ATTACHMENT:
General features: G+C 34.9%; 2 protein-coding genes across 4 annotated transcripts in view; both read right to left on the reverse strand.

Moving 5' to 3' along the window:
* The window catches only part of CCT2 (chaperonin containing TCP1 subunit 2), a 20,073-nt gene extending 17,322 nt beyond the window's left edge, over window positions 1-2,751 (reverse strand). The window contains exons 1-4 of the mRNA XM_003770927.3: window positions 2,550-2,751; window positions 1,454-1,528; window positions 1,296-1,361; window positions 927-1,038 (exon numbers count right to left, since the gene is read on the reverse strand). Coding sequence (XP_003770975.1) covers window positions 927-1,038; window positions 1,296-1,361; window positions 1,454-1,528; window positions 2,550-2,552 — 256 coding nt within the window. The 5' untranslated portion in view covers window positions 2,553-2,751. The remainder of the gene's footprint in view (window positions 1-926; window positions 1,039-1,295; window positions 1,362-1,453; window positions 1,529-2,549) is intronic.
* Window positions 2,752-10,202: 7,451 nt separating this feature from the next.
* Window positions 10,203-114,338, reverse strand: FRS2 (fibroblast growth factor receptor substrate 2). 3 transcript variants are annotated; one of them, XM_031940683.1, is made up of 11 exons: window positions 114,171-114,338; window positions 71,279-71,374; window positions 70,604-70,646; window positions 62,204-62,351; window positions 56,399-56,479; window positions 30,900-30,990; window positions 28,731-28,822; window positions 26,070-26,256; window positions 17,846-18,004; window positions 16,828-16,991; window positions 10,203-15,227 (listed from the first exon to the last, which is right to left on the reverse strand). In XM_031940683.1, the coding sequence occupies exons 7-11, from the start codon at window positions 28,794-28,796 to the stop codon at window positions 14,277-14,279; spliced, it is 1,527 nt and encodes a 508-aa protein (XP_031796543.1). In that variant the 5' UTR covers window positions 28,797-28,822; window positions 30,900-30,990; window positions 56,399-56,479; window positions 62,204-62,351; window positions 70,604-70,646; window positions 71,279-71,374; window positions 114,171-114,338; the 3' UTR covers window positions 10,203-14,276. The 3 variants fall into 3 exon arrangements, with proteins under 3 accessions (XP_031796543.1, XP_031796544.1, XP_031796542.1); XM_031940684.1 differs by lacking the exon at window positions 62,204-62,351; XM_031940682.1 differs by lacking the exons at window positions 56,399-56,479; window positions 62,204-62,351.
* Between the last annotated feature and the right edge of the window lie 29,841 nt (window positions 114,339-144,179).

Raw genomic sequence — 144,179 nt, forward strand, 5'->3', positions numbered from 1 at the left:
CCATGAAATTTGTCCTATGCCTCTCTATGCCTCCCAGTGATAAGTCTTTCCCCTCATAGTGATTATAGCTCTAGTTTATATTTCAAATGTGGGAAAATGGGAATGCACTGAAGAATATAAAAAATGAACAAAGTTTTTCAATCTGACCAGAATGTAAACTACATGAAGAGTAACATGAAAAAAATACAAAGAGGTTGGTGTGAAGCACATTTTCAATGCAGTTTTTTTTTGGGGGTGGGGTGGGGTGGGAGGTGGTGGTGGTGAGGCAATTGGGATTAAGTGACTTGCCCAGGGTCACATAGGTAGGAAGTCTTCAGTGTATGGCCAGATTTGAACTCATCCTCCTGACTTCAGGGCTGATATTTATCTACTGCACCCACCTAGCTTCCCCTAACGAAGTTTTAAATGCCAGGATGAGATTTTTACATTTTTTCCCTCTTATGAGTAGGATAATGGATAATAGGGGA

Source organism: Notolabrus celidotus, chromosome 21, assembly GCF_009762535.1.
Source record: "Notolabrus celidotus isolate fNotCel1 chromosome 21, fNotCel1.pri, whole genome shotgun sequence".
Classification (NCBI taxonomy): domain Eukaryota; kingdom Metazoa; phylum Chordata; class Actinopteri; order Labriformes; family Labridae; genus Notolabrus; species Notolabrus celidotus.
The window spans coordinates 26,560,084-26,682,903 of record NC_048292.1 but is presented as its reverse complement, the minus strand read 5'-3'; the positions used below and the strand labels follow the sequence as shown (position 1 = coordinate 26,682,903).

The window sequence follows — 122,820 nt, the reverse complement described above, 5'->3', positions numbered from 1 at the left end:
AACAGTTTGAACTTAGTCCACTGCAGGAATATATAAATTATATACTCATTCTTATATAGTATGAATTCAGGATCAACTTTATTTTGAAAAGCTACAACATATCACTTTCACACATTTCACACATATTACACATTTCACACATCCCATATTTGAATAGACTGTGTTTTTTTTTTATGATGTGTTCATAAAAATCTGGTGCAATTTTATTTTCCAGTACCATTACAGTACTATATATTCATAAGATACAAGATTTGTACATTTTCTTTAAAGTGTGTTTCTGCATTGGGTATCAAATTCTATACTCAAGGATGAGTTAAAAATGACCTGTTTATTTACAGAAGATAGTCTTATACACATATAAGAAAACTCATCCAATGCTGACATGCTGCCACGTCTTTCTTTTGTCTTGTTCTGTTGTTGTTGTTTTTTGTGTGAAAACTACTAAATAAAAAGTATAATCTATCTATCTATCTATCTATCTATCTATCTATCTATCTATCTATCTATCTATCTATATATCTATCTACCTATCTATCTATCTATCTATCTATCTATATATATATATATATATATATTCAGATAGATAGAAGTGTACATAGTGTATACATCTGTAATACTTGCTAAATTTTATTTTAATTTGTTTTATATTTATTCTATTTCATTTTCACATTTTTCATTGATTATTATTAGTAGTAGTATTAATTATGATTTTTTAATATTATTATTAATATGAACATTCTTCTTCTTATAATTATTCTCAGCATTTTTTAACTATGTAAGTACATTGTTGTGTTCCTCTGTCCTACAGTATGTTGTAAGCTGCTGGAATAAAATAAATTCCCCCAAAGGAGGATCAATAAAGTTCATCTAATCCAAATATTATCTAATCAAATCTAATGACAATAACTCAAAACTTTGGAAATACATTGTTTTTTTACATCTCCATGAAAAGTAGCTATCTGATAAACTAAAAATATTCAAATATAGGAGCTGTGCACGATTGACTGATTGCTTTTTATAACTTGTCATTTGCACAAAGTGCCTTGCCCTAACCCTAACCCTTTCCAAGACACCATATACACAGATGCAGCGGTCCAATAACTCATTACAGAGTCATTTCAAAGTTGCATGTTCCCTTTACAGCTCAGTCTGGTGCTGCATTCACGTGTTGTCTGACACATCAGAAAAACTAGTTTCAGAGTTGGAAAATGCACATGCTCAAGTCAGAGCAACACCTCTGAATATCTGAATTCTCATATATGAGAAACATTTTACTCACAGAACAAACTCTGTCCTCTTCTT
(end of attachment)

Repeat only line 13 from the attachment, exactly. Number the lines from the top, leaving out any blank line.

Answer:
The window sequence follows — 122,820 nt, the reverse complement described above, 5'->3', positions numbered from 1 at the left end: